Advertisement
Advertisement

TRENDING NOW:

Jessica Yaniv, Canada transgender waxing case Jessica Yaniv, Canada transgender waxing case

State-Enforced Sexual Assault.

CULTURE

The Left’s Weaponization of Journalism. 

U.S. POLITICS

archive

Rand Paul vs. the Apple tax witch hunters

On Tuesday, executives of Apple got hauled before the Senate Homeland Security and Government Affairs Subcommittee to testify about their “tax avoidance” strategies, specifically their stubborn refusal to haul income earned overseas back to the United States, so it can be subjected to the highest effective corporate tax rates in the world, administered by those paragons of integrity at the Internal Revenue Service.

Governments should compete to attract corporations, not build razor-wire legal fences to keep them from escaping.  And this weird quasi-legal concept of “tax avoidance” – which, unlike tax evasion, breaks no laws – is another effort by greedy politicians to extend their power beyond the laws they have duly debated and passed.  Not only does Big Government control us through the tax code, it now expects us to obey unwritten commands and cater to its desires, by refraining from legal actions that minimize our tax exposure.

Senator Rand Paul (R-KY) was at the subcommittee meeting, and spoke powerfully in defense of Apple and other American corporations.  Paul defended their right – indeed, their fiduciary duty to shareholders – to minimize their tax liability, just like every one of his esteemed Senate colleagues does.

“I’m offended by a government that uses the IRS to bully Tea Parties,” said Paul.  “But I’m also offended by a government that convenes a hearing to bully one of America’s greatest success stories.  I’m offended by the spectacle of dragging in executives from an American company that is not doing anything illegal.  If anyone should be on trial here, it should be Congress… for creating a bizarre and Byzantine tax code that runs into the tens of thousands of pages… for creating a tax code that simply doesn’t compete with the rest of the world.”

Paul suggested that if Congress wants to find out why corporations are moving operations overseas, they should spend some time staring into “a giant mirror.”  He also made the crucial point that today’s super-successful, profitable corporation was yesterday’s struggling start-up.  Apple, like many business enterprises, went through some hard times before achieving the level of profitability that makes it look like a pinata full of cash to money-hungry politicians.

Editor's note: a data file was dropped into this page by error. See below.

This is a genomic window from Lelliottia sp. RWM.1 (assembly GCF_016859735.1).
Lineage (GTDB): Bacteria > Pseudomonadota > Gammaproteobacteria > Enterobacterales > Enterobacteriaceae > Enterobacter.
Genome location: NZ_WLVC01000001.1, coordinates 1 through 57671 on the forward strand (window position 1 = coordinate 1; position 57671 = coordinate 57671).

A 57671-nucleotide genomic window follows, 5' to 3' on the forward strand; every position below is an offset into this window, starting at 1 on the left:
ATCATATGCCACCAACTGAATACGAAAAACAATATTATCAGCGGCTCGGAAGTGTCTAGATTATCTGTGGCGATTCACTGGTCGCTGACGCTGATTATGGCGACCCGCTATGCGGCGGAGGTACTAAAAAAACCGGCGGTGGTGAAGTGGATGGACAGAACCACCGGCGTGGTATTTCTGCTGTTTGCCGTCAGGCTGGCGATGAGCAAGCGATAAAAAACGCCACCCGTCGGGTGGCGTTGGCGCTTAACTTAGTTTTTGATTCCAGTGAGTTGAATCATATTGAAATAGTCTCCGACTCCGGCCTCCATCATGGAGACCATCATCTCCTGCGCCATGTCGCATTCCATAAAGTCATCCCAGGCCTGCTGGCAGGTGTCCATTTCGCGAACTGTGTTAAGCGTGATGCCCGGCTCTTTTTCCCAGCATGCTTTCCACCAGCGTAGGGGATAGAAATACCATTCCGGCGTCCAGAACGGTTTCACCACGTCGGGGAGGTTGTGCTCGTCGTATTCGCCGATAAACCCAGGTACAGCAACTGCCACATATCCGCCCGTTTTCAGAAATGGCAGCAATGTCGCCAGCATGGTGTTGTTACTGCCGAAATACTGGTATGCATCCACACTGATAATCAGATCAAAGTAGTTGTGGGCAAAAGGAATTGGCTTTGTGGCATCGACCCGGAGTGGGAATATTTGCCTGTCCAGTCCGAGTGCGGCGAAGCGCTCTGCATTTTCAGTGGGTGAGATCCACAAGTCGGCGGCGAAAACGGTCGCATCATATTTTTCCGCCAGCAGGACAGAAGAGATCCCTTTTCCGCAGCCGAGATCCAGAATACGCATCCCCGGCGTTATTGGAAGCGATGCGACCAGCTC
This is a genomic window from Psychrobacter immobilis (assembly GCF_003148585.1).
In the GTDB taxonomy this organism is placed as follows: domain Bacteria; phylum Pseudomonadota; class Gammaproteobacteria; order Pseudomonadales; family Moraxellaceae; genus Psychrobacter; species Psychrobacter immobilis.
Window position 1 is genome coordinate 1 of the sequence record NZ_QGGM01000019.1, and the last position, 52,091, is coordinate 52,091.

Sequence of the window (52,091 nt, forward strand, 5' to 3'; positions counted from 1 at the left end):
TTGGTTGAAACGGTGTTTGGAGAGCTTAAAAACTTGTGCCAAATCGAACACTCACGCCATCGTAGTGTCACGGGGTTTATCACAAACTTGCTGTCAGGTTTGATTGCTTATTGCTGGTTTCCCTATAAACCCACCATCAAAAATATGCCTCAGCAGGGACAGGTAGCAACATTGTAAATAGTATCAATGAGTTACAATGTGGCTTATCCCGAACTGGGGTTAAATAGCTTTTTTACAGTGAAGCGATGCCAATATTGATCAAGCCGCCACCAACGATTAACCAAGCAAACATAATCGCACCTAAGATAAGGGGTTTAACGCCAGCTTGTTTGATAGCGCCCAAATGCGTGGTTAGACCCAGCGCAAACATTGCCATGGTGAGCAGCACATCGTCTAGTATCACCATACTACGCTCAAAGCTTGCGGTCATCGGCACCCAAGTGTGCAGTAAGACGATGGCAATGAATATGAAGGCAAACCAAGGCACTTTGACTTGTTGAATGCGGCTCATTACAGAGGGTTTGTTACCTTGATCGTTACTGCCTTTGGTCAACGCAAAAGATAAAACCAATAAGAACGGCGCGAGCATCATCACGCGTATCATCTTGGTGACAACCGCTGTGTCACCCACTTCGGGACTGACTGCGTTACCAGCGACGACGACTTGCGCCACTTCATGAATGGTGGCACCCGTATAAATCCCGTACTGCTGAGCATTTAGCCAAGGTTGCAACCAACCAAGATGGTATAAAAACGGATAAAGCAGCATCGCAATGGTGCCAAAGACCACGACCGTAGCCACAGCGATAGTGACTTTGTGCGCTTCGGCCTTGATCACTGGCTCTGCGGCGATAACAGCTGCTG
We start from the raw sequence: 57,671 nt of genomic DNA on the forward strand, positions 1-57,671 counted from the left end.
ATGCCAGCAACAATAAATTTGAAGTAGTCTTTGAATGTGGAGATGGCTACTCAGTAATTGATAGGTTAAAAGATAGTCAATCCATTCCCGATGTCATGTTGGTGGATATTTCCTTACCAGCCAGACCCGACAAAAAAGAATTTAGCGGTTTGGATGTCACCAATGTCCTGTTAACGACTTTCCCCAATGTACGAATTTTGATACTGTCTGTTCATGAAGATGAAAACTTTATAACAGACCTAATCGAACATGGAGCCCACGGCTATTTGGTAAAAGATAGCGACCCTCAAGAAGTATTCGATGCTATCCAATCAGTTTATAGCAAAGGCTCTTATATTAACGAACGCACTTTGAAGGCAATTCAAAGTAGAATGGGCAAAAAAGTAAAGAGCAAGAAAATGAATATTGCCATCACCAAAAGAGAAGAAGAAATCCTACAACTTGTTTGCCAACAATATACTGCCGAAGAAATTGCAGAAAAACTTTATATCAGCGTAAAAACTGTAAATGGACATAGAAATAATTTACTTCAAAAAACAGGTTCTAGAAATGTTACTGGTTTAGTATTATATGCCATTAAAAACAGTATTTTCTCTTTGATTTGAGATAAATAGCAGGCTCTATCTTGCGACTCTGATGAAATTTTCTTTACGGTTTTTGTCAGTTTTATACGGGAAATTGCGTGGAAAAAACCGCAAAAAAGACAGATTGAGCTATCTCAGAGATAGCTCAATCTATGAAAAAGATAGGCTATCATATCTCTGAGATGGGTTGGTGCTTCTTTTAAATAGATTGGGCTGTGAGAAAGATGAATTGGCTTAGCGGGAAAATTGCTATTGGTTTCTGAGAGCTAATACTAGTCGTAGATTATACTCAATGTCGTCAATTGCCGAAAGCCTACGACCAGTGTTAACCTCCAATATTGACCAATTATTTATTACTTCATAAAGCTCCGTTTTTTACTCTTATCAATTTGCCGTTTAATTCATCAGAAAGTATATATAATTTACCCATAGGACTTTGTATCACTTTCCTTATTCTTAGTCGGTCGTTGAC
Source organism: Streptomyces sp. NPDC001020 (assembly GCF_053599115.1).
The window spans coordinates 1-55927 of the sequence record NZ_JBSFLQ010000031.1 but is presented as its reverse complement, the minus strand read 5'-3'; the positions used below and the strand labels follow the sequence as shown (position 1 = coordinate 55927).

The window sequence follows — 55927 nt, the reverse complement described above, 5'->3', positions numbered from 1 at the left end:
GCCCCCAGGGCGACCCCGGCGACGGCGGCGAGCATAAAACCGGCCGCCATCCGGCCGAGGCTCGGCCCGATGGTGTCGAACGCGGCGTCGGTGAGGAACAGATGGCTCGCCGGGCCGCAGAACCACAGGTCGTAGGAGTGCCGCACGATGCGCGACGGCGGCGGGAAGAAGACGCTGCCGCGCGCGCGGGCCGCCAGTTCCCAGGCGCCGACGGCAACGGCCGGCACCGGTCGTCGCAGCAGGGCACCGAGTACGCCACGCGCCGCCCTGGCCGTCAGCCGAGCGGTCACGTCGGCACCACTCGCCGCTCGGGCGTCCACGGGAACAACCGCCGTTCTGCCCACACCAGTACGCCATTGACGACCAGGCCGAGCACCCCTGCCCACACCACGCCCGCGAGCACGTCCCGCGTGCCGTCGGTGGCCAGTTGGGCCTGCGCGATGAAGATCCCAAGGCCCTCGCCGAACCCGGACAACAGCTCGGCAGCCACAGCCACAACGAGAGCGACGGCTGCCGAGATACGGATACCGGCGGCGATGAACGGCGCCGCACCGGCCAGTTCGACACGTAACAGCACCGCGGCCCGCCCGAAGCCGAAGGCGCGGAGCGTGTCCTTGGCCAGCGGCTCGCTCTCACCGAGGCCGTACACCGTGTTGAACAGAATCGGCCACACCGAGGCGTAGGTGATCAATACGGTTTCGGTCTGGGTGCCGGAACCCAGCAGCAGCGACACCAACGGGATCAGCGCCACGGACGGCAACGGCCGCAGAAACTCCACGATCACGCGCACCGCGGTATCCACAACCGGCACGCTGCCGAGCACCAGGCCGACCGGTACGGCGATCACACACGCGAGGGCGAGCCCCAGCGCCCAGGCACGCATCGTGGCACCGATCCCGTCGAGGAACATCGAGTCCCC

Paul noted that any accounting team that worked to deliberately maximize a company’s tax exposure would be guilty of “malpractice.”  He thought it would be amusing to find some companies that intentionally make their tax liability as high as possible, and bring them before the subcommittee for testimony.  He seemed to think it would be difficult to round up such executives.  I would suggest using a butterfly net.

This ties back into his point about global competition.  CEOs who trudge willingly onto the high-tax plantation created by the American political class will find themselves outmaneuvered by those who refuse to do so.  That’s why a lawful, limited government cannot expect private citizens to look beyond what it legislates, and do what it wants.

Senator Paul called for Congress to pass business-friendly reduced tax rates to bring corporate income back to America, rather than trying to squeeze pennies from their pockets with subcommittee witch hunts.  “Money goes where it’s welcome,” remarked Paul.  “We’re chasing people away from us.”  I would add that money can also be kept imprisoned, but it always dies in captivity.

 

Newsletter Signup.

Sign up to the Human Events newsletter

TRENDING NOW:

Jessica Yaniv, Canada transgender waxing case Jessica Yaniv, Canada transgender waxing case

State-Enforced Sexual Assault.

CULTURE

The Left’s Weaponization of Journalism. 

U.S. POLITICS

Connect
Newsletter Signup.

Sign up to the Human Events newsletter